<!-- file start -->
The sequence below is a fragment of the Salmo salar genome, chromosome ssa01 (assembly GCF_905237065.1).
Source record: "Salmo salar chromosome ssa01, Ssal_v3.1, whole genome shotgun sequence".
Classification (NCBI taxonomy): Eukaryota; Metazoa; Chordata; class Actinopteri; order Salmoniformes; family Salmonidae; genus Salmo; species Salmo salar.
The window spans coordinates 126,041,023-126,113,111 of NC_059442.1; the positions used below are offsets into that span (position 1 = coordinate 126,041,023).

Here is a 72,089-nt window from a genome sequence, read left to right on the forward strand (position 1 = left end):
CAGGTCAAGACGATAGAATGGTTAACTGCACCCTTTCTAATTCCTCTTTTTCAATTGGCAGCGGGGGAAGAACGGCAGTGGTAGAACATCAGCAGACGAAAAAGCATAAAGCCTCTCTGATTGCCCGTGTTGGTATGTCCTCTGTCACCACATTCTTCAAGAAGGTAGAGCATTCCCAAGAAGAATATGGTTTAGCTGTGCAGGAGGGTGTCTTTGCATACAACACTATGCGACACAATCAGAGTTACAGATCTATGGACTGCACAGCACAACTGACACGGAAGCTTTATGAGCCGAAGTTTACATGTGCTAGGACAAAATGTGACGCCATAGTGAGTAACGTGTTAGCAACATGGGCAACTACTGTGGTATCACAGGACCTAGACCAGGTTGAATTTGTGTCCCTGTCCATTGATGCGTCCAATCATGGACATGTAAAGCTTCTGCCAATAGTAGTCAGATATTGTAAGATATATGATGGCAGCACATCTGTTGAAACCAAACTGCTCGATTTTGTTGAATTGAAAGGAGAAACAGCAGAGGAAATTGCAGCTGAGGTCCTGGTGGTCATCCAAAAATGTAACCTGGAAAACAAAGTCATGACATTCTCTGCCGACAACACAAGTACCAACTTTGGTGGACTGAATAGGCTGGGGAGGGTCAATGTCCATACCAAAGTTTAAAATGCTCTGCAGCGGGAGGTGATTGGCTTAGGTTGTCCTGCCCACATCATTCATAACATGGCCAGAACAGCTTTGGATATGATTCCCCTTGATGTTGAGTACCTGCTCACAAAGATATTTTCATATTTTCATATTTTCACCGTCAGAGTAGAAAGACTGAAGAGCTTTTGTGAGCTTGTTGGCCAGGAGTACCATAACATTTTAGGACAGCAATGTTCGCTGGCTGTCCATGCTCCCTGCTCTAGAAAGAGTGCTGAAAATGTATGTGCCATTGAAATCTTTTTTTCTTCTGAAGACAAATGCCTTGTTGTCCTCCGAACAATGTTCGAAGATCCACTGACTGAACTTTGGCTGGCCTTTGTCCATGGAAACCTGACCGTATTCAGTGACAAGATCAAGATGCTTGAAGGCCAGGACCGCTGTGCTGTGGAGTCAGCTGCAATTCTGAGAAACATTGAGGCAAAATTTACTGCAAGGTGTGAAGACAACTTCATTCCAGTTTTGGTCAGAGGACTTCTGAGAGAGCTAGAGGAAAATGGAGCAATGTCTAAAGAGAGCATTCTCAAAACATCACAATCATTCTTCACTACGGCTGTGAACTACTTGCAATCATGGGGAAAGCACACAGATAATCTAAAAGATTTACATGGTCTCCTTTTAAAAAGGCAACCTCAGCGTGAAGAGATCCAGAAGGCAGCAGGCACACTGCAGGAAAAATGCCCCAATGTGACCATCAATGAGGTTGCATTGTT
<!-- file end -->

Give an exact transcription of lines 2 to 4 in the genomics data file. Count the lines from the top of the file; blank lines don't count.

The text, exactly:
Source record: "Salmo salar chromosome ssa01, Ssal_v3.1, whole genome shotgun sequence".
Classification (NCBI taxonomy): Eukaryota; Metazoa; Chordata; class Actinopteri; order Salmoniformes; family Salmonidae; genus Salmo; species Salmo salar.
The window spans coordinates 126,041,023-126,113,111 of NC_059442.1; the positions used below are offsets into that span (position 1 = coordinate 126,041,023).